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A rather old constitution

Friday, April 6th, 2012

As we noted in February, according to a study by David S. Law and Mila Versteeg, the “U.S. Constitution appears to be losing its appeal as a model for constitutional drafters elsewhere.” Indeed, when Supreme Court Justice Ruth Bader Ginsburg visited Egypt earlier this year, she remarked that we in America have “a rather old constitution” and that, instead of looking to it for guidance in constitution writing, one might instead look at the constitutions of South Africa or the European Convention on Human Rights.

Writing in the Hoover Institution’s Defining Ideas, Diana Schaub explains the reason for Ginsburg’s suggestion:

[T]he reason the Constitution of South Africa has become the darling of advanced jurisprudential opinion is that it begins with a lengthy enumeration of rights, comprising thirty-two of the document’s 243 sections. By contrast, the U.S. Constitution has a mere seven sections, plus a scanty twenty-seven amendments ratified over the course of 200-plus years (the voluminous South African Constitution has already been amended on average of once a year since its adoption).

Of course, as Ronald Reagan was fond of pointing out, just because rights are written down doesn’t actually mean that they are secured for the people. Speaking about the Soviet Constitution, he remarked: “I saw all kinds of terms in there that sound just exactly like our own: ‘Freedom of assembly’ and ‘freedom of speech’ and so forth. Of course, they don’t allow them to have those things, but they’re in there in the constitution.”

It turns out that many of the Founding Fathers were equally unimpressed with, in Schaub’s words, “such flowery sermonizing”:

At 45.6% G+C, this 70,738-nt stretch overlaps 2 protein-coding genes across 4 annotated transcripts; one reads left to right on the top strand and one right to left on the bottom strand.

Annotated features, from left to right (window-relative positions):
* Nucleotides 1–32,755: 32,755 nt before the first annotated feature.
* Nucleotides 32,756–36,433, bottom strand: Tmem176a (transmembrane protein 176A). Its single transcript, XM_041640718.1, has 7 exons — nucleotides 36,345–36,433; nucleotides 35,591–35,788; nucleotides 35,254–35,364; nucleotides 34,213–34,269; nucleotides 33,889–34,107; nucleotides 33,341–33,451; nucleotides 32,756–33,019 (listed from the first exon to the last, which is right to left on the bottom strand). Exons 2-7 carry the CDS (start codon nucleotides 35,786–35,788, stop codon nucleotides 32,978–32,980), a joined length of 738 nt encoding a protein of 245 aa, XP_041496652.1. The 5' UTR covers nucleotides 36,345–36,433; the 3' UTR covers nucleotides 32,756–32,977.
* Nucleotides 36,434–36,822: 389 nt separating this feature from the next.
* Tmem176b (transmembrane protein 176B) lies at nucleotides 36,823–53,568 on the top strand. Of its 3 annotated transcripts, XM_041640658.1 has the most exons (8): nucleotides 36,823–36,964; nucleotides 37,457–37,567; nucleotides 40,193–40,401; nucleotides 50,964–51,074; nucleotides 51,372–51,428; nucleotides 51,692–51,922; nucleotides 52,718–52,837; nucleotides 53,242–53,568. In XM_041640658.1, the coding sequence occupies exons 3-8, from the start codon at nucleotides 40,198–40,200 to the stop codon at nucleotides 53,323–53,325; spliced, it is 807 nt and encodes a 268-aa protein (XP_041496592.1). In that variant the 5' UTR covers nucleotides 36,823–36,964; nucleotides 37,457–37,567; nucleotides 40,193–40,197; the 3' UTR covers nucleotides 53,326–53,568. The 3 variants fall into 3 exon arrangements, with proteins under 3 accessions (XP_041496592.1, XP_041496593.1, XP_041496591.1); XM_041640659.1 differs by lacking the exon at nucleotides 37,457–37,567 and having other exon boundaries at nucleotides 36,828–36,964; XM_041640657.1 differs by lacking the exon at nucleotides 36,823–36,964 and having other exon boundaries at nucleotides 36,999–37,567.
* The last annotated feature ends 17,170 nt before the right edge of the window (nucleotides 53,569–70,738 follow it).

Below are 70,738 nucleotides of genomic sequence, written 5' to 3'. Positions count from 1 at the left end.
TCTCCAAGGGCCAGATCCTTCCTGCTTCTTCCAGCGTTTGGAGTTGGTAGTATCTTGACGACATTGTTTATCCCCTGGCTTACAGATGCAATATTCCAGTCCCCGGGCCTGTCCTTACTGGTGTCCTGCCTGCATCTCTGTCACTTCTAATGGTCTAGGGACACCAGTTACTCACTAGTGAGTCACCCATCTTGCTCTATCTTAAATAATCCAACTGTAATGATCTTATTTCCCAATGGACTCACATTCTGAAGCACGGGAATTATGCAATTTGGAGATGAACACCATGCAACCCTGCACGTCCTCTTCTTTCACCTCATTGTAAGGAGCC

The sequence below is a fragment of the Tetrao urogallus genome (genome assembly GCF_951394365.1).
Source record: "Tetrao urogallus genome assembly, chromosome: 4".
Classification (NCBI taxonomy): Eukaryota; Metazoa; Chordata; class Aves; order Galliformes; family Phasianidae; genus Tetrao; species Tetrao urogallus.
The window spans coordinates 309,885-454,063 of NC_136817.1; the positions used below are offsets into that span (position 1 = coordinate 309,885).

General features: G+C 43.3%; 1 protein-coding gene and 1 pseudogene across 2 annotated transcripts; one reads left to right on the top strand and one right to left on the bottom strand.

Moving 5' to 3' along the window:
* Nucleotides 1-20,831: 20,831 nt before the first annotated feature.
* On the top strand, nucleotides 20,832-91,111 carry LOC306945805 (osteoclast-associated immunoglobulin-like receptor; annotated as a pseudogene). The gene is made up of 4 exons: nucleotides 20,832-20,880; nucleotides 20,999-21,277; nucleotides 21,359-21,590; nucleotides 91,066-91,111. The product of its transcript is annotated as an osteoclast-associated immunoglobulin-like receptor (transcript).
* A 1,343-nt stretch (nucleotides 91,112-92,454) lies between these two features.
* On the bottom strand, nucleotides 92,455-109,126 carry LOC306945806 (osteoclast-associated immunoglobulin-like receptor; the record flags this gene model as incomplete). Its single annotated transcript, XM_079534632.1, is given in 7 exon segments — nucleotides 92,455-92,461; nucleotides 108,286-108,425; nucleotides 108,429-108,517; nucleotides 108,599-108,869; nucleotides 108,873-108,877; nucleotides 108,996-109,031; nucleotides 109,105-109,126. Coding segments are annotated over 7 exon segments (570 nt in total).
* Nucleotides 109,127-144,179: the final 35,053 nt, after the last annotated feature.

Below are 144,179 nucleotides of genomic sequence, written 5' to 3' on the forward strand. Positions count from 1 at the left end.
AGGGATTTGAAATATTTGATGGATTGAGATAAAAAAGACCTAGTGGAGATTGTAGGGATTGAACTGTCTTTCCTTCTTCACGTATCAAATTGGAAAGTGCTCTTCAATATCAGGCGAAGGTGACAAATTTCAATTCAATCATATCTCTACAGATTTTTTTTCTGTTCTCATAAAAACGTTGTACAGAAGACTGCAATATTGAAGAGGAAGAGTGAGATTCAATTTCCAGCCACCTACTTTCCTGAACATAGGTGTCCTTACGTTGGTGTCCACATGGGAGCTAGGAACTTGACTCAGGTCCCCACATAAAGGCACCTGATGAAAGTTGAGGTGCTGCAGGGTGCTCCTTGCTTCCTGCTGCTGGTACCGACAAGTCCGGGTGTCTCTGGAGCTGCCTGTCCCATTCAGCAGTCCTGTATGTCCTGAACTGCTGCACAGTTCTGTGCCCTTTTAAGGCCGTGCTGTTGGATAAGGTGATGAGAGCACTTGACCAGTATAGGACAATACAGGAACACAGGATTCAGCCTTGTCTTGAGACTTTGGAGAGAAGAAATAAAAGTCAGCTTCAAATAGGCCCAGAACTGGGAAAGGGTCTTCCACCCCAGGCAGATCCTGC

South Africans don’t actually secure these rights; they proclaim them. How far the proclamation falls short of the practice can be seen in South Africa’s extremely high murder rate (seven times the U.S. rate) and its designation as “the rape capital of the world.” Girls in South Africa are more likely to be assaulted by one or more members of the male population who admit to being rapists–25 percent of men–than they are to learn to read; the majority of rapes are committed against children and even infants.

I mention these horrors not to impugn South Africa in particular, but rather to make a point about all such declarations of rights. They are what James Madison dismissively called “parchment barriers”–nice sounding, but ineffective. Madison knew what he was talking about, since many of the U.S. state constitutions during the founding period were similar to the South African Constitution in that they began with high-flown and lengthy declarations of rights (witness the first thirty articles of the Massachusetts Constitution of 1780).

[…] The Federalists held that bills of rights were, in effect, relics of monarchy. They emerged from, and were appropriate to, political orders in which the people had to wrest concessions from kings and nobles. Although they had once served to advance liberty, bills of rights were at odds with the fully realized spirit of self-government. The Constitution itself–an effective government of limited powers instituted by the people–was the surest guarantee of civil liberty. […] Perhaps today’s judges, addicted as they are to rights and hankering as they do for fresh infusions of rights, are not properly impartial consultants for the task of constitution-writing. The obsession with rights obscures the Lawgiver’s true aim, which is not to satisfy judicial cravings but to give effect to the people’s need for good government.